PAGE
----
OpenStack and NFV—agile networks and open source code
During the past decade, open source development has become more and more relevant—regardless of which part of the high-tech industry is scrutinized—and that has resulted in more open source components being added to both enterprise IT and telecom products. In parallel with this tendency, the emerging presence of network functions virtualization (NFV) and software-defined networking (SDN) has been moving the industry towards network and application virtualization. Because the latest trends in virtualization pushed several parts of the IT world onto cloud-based platforms, following this pattern became a logical move and next step for telecom applications as well.
OpenStack was started as an IT-focused initiative nearly six years ago and since then has become an open source de facto cloud platform. Today it serves as the basis of several private and public cloud deployments around the globe, and this is still only the start of the journey.
More and more telecom vendors are looking into adding new functionality to OpenStack to fulfill the needs of virtualized network functions (VNFs) running on top of a carrier-grade cloud platform, and it is still a challenge to synchronize the requirements coming from both enterprises and telcos to create a common road map.
Open Platform for NFV (OPNFV) is a carrier-grade, integrated, open source platform for accelerating the introduction of new NFV products and services. OPNFV is an open source project that was established one-and-a-half years ago, and Ericsson was one of the founding members. Since its launch, OPNFV has produced two releases called Arno and Brahmaputra, which are the realization of the NFV Infrastructure (NFVI) and Virtualized Infrastructure Manager (VIM) components of the ETSI NFV Architectural Framework, in which OpenStack is the main building block among elements such as KVM, Libvirt, OpenDaylight, and so forth.
Because the parts are continuously changing, this is a complex puzzle to put together. As a mid-stream project, OPNFV not only consumes the stable releases of the upstream projects but also participates in the development activities and contributes features, documentation, and bug fixes.
For instance, OPNFV Doctor is targeting the fault management area and focusing on two use cases: host failures and maintenance. The Doctor team members, which include developers from Ericsson, have been actively contributing to OpenStack since the Liberty release cycle; improving the alarm functionality, notifications, and reaction times in OpenStack; and building a large ecosystem out of the OpenStack and OPNFV communities by showing a good example of collaboration.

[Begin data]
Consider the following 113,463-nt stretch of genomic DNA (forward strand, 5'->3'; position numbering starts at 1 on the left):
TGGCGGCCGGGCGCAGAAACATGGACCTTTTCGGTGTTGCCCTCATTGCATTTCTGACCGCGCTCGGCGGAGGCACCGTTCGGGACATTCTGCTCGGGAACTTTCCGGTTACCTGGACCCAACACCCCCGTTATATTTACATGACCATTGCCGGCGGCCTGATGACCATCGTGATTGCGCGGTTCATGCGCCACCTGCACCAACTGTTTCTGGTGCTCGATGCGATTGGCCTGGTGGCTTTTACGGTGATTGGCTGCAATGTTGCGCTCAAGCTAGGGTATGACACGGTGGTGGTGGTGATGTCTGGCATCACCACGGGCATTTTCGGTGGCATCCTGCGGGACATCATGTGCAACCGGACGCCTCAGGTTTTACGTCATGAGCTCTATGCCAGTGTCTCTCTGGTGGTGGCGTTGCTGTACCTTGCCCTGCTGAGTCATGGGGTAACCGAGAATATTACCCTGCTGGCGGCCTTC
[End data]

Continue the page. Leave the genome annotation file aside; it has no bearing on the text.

The first two modules where we landed code were Aodh—which is the new alarm module extracted out from Ceilometer—and Nova, where features that are critical for telecom applications and services were added. Because it is very important to improve the information flow between OpenStack and the applications on top, Aodh now supports raising alarms based on events emitted by OpenStack services, such as notifications about the state changes of virtual machine instances.
If you would like to try the new functionality, you can do that by downloading and installing the second release of OPNFV, called Brahmaputra, which contains Aodh as part of the reference platform. The team is continuing the work in Nova and Aodh, and we are also working in other modules to improve failure detection time, add new notifications, and provide advanced alarm management.
I have talked much about features and contributions, but that is not the only activity for OPNFV. We all know how important testing is – we can never have enough test cases and test runs to fully prove something is working and is doing what it was designed to do. The OpenStack team is continuously working to improve the continuous integration (CI) system and increase test coverage, but the team still doesn’t know how OpenStack works when it is part of a larger system. This is where OPNFV comes into the picture by providing functional testing, verification, and validation of the platform and infrastructure.
Similar to other open source projects, OPNFV is building a CI and continuous deployment (CD) pipeline and continuously enhancing its frameworks to have a fully automated test environment. By establishing these environments, the OPNFV labs can be used to test functionality and performance for different configurations of the platform, which are called scenarios in OPNFV.
This also means you can test OpenStack in slightly different setups and provide feedback based on the results. If you would like to learn more about this area, you can check the activities of the test projects, for instance Yardstick and Functest, or visit the RelEng wiki page to get more information about tools.
Ericsson is an active member of both projects, and these are only the first steps of a long journey to bring different parts of the industry closer by building on and further enhancing the same foundation.
Thank you for reading. Enjoy the Summit!